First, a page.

#Post16RevolutionaryReforms - The Campaign for Learning has today (21 Sept) launched a new pamphlet - Reforms for a Revolutionary Post-16 White Paper.
It is the second release in the Revolutionary Forces series. Commissioned by the Campaign for Learning, it brings together different perspectives and proposed reforms for the post-16 education and training system in a series of expert articles by stakeholders, think-tanks and educational professionals.
Building on the recommendations outlined in the first paper for flexible reforms that support economic and social renewal, the new paper takes a deeper look at which areas need to be addressed including:
- Devolution and 16-19 funding
- Sustainable apprenticeship funding
- Universal Credit and maintenance support to support adult training and retraining
- New full and part-time Level 4-5 technical education pathways
- More technical degrees and Level 6 First degrees
- Improving Level 3 provision for learners post-16
- A strategy for lifelong learning to support wellbeing and employability
- FE workforce development
The contributions are:
- David Hughes, Association of Colleges - A New National Post-16 Education and Skills Strategy
- John Widdowson, Former College Principal - Higher Technical Education: An Alternative to Full-Time Three-Year Degrees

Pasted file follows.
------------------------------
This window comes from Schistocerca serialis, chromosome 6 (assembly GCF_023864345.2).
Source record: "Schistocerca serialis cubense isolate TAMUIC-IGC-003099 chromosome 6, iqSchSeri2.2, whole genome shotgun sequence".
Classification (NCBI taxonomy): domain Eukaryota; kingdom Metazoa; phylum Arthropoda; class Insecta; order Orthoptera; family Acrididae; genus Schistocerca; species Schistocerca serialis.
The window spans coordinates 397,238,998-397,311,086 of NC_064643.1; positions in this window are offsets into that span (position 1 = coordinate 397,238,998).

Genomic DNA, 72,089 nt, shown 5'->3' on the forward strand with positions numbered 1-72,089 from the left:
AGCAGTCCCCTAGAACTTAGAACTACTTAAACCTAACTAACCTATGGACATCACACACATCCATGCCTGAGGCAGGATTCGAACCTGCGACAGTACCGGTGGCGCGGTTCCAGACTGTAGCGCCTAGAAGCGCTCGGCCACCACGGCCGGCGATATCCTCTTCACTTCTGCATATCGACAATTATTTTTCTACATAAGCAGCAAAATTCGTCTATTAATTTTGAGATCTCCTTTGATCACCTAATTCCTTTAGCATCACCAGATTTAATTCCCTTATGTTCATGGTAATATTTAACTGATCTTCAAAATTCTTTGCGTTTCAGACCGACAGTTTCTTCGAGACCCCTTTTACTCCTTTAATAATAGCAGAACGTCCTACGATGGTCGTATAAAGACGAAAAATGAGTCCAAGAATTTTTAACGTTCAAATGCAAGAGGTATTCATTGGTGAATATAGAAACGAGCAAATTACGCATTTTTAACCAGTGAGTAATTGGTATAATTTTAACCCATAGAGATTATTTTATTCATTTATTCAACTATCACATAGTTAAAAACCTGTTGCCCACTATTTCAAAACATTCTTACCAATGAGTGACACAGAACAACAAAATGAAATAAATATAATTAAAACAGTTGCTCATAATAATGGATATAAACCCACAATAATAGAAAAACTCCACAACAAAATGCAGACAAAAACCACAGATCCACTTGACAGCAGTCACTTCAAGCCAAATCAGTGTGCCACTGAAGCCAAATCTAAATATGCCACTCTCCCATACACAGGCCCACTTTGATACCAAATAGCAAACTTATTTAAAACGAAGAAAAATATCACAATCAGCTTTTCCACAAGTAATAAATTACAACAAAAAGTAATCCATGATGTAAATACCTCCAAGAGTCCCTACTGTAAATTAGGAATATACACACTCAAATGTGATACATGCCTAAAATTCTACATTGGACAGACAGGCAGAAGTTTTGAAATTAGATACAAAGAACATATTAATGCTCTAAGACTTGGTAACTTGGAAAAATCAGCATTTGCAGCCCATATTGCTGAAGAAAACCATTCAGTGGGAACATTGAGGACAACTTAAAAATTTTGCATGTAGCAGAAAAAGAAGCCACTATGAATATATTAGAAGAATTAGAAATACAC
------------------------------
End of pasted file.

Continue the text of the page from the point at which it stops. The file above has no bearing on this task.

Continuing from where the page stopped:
- Ewart Keep, University of Oxford - Re-Discovering the ‘Employment and Part-Time Higher Technical Education’ Model
- Adrian Anderson, UVAC - Just More Level 4-7 Apprenticeships, Technical Education and First Degrees
- James Kewin, Sixth Form Colleges Association - Level 4-5 Technical Education and the 16-18 System
- Becci Newton, Institute for Employment Studies - Assisting 16-24 Year Olds without a Level 3
- Jane Hickie, Association of Employment and Learning Providers - Achieving Social Justice through Apprenticeships and Adult Education
- Kathleen Henehan, Resolution Foundation - Rethinking Adult Training and Retraining
- Julie Tam, Universities UK - Upskilling and Reskilling through Modularised Higher Education
- Fiona Aldridge, Learning and Work Institute - Revolutionising Access to Adult Upskilling and Reskilling
- Alissa Dhaliwal, CBI - Strategic Partnership and Workforce Skills
- Iain Murray, TUC - Social Partnership and Workforce Skills
- Matt Waddup, University and College Union - A Broad View of Further Education
- David Russell, Education and Training Foundation - Transforming FE Teaching as a Profession
- Susan Pember, HOLEX - A Government-Wide Lifelong Learning Strategy
- Andy Westwood, University of Manchester - What Does ‘Revolutionary’ Really Look Like?
- Key themes by Mark Corney, Policy Consultant, Campaign for Learning
Julia Wright, National Direct at Campaign for Learning said:
"Post-16 education and training is complex and diverse in nature and has many moving parts. Revolutionary change in one can result in revolutionary consequences for others.
“Our aim at Campaign for Learning during this challenging time is to bring together stakeholders in the post-16 sector to share ideas and debate proposals which improve opportunities for learners, employers and communities. We’re delighted to publish this insightful collection of essays which demonstrates different – and indeed competing - perspectives on the post-16 system and what the upcoming Government white paper could include.